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Verdicts & Settlements

Federal Government Settles Trump-era Family Separations Lawsuit

— October 17, 2023

The settlement includes a promise from the U.S. government not to resume any policy of separating migrant families for at least another eight years.

The federal government has agreed to settle a lawsuit alleging that immigration officials wrongfully separated families along the U.S.-Mexico border in 2017 and 2018.

According to National Public Radio, the class-action settlement with the American Civil Liberties Union was filed in a San Diego-based court earlier this week.

During the Trump administration, an estimated 5,000 families crossing into the United States were separated, with children and parents often housed in different units or separate facilities. Images of children inside cages quickly went viral, stoking outrage on both sides of the border.

While former President Donald Trump tried to defend his so-called “zero-tolerance” policy toward illegal immigration, the administration was—eventually—forced to cut its losses and halt the program.

The settlement with the A.C.L.U., if approved, would prohibit immigration agencies from imposing any type of family separation policy for at least eight years.

In a statement, U.S. Department of Homeland Security Secretary Alejandro Mayorkas said that the White House has no plans to recall Trump’s failed immigration policies.

“It is vital that we adhere to our country’s fundamental values, and we will not deviate from that,” Mayorkas told N.P.R.

Trump, meanwhile, has refused to take any concrete position on the issue, avoiding questions as to what shape immigration policy could take if he is re-elected in 2024.

Former President Trump. Image via Flickr/user: Gage Skidmore. (CCA-BY-2.0)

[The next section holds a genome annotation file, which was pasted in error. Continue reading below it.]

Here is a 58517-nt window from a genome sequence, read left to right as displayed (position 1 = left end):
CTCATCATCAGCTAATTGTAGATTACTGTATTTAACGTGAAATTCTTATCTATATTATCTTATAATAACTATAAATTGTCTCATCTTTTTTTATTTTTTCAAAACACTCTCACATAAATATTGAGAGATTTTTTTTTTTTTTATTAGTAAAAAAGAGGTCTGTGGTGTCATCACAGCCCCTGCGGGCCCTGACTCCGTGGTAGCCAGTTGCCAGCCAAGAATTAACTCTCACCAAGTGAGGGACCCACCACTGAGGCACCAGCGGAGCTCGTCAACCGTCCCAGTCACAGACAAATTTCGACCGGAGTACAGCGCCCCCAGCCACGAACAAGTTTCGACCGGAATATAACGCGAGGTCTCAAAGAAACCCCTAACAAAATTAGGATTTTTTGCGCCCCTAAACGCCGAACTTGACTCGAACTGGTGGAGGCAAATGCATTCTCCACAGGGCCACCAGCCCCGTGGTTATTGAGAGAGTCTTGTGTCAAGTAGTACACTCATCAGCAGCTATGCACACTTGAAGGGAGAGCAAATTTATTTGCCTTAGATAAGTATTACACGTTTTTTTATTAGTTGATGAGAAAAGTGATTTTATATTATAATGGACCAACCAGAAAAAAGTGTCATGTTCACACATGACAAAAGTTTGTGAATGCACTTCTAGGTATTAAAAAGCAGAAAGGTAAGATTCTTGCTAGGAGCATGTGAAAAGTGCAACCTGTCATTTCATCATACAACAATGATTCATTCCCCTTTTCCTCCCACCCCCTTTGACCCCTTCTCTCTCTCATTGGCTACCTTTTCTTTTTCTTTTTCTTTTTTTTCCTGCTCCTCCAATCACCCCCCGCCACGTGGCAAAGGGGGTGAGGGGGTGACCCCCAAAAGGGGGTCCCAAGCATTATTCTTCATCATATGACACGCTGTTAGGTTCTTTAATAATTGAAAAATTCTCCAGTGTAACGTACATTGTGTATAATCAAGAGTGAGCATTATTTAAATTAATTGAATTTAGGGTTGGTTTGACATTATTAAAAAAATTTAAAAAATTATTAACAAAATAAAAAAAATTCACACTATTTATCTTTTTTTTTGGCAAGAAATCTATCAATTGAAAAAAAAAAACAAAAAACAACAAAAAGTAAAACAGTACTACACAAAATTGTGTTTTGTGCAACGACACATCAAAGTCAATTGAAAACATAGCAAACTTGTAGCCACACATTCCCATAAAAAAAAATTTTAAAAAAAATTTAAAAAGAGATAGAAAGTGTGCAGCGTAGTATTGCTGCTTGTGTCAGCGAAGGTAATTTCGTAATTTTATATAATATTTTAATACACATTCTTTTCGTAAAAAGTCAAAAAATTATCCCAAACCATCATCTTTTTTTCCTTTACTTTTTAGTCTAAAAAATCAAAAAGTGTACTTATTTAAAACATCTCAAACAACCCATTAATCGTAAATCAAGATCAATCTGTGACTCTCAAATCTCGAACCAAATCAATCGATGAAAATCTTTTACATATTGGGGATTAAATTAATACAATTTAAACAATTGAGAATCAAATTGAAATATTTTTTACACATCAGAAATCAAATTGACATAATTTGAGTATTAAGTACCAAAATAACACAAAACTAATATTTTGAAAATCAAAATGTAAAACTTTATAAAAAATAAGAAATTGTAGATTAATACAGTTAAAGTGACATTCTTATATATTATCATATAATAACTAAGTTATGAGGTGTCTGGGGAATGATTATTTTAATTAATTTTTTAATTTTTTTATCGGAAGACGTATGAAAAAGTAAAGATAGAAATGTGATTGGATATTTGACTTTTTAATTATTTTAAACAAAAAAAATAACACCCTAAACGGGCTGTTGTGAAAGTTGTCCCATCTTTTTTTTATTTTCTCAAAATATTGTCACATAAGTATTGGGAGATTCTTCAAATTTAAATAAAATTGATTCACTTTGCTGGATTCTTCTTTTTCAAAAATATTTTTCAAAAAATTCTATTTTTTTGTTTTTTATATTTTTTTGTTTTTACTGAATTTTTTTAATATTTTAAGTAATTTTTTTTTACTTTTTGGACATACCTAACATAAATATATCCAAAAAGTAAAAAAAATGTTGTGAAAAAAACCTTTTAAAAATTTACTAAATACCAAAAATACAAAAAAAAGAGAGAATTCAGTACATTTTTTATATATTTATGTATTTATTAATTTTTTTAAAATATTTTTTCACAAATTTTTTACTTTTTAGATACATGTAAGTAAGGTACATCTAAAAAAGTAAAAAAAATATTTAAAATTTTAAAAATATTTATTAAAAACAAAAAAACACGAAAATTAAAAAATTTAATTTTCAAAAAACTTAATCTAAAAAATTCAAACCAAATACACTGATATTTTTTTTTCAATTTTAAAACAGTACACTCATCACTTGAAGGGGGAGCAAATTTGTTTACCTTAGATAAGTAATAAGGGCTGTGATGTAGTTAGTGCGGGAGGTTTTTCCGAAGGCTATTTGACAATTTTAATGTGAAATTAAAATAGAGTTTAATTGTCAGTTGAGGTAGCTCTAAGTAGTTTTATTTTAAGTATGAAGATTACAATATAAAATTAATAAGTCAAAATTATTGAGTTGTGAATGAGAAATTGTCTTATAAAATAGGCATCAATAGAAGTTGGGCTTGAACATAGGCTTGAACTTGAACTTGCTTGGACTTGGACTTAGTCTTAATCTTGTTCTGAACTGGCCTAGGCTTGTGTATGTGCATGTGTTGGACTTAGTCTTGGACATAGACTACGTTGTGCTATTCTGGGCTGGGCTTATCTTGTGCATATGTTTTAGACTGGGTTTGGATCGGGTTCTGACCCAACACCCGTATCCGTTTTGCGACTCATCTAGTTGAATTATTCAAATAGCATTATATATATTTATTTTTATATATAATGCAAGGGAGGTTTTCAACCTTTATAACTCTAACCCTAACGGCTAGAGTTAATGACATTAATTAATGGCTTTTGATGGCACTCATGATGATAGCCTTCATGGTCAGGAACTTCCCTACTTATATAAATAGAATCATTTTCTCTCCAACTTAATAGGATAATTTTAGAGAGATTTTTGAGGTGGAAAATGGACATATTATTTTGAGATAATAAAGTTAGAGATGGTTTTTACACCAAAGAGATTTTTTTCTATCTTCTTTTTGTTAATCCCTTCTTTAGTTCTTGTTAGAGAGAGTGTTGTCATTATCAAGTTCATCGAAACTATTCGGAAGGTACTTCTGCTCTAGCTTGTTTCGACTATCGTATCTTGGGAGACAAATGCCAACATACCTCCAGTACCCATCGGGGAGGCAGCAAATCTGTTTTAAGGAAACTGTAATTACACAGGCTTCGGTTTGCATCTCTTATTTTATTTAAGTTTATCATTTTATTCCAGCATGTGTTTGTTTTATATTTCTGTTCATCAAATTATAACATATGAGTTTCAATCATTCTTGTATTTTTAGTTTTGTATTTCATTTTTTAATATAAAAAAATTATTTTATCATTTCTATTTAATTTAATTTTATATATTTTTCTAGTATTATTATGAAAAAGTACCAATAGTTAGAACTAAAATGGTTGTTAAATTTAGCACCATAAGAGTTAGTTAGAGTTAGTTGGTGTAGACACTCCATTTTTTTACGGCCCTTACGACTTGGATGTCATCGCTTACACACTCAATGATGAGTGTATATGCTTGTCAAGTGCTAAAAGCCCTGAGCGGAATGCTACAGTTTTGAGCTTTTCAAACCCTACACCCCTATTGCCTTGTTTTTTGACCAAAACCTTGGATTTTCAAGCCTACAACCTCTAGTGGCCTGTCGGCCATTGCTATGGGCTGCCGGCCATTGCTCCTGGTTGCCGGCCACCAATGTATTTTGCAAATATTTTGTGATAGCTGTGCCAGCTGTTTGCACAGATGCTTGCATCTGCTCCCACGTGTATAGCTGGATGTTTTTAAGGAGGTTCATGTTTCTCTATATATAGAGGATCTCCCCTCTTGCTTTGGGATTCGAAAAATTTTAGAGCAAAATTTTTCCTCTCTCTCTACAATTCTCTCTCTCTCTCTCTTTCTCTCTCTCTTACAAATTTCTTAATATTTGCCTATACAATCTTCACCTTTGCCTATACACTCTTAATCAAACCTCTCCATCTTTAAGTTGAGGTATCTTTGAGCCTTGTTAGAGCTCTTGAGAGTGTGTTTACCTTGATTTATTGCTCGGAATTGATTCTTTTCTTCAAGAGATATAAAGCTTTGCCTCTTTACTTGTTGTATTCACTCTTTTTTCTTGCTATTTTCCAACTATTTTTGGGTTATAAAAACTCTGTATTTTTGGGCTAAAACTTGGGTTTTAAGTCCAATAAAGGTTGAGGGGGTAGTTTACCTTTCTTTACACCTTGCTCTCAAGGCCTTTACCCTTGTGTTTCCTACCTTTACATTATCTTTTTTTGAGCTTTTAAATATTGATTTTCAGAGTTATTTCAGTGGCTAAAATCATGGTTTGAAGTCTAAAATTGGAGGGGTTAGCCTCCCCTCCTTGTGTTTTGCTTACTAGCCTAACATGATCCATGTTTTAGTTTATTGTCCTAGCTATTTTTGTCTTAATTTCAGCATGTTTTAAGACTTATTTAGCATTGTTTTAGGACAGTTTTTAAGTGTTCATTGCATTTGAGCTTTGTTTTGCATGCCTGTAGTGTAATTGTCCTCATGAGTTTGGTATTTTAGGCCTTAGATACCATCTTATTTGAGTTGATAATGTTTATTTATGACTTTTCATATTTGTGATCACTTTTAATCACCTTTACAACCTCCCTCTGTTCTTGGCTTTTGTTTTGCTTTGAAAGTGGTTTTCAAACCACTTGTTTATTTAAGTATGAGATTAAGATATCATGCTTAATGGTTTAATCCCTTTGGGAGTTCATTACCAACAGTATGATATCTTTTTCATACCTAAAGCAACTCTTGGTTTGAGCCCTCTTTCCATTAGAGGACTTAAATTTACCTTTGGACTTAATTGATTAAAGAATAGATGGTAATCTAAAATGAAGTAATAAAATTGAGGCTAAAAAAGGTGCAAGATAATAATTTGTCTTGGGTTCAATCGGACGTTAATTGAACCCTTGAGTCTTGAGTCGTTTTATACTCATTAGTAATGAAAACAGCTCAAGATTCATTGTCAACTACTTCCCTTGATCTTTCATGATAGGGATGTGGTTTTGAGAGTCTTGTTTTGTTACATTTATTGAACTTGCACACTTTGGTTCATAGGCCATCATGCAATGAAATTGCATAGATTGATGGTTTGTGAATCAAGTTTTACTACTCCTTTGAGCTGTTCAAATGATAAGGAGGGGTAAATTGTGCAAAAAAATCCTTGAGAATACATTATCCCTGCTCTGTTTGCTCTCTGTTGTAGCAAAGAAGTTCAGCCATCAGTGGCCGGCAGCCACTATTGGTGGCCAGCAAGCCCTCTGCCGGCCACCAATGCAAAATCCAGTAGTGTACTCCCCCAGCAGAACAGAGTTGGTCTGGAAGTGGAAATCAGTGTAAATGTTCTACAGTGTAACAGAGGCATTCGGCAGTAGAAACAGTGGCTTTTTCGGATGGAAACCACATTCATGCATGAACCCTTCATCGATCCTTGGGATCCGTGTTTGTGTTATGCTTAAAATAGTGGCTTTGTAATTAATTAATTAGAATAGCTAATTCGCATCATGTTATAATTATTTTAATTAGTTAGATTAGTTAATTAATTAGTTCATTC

“If a family hears that they’re going to be separated, they love their family, they don’t come,” Trump said in May. “I know it sounds harsh.”

The settlement also stipulates that families who were previously separated will be granted interviews with asylum officers, as well as provisional work authorization and housing benefits.

“I have met with reunited families,” Mayorkas said, explaining that the U.S. has also decided to extend mental health resources to affected immigrants. “The trauma does not end with reunification. There is a great deal of healing needed. And we are committed to doing that which is necessary to restoring these individuals, their health and well-being.”

N.P.R. notes that, despite the Biden administration’s efforts to remediate immigration policy, there are still an estimated 1,000 children who have yet to be reunited with their parents. Many of them are still in the United States, living with relatives or family friends.

Lee Gelernt, the A.C.L.U.’s lead counsel in the class action, said that the Trump administration is largely to blame for the government’s failure to bring families back together.

“The court said it appears that the Trump administration tracked property more diligently than they tracked the whereabouts of little children,” Gelernt said. “We have been searching for years for these families.”

Gelernt said that, while the settlement has obvious inadequacies, it is—at the very least—an “essential beginning” for migrants.

“When we brought this lawsuit, no one thought it would involve thousands of children, take us to so many countries searching for families, or last for years,” Gelernt said. “While no one would ever claim that this settlement can wholly fix the harm intentionally caused to these little children, it is an essential beginning.”

The settlement, adds N.P.R., does not include any compensation for separated families.


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